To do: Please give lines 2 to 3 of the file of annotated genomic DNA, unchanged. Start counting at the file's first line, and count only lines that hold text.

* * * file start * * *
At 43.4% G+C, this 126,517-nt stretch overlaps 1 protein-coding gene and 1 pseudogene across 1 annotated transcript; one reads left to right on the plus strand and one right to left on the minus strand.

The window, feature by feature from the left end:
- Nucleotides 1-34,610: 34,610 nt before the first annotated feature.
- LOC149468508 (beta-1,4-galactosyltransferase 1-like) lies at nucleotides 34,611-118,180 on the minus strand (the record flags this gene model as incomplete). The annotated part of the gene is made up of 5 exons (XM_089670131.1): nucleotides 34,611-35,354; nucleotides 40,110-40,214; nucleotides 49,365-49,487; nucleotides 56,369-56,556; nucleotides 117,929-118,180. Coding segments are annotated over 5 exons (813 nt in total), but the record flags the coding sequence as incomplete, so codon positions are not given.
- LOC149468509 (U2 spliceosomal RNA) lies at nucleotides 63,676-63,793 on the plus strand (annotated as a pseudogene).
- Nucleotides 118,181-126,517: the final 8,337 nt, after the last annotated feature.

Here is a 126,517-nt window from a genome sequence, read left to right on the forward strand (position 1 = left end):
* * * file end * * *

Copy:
The window, feature by feature from the left end:
- Nucleotides 1-34,610: 34,610 nt before the first annotated feature.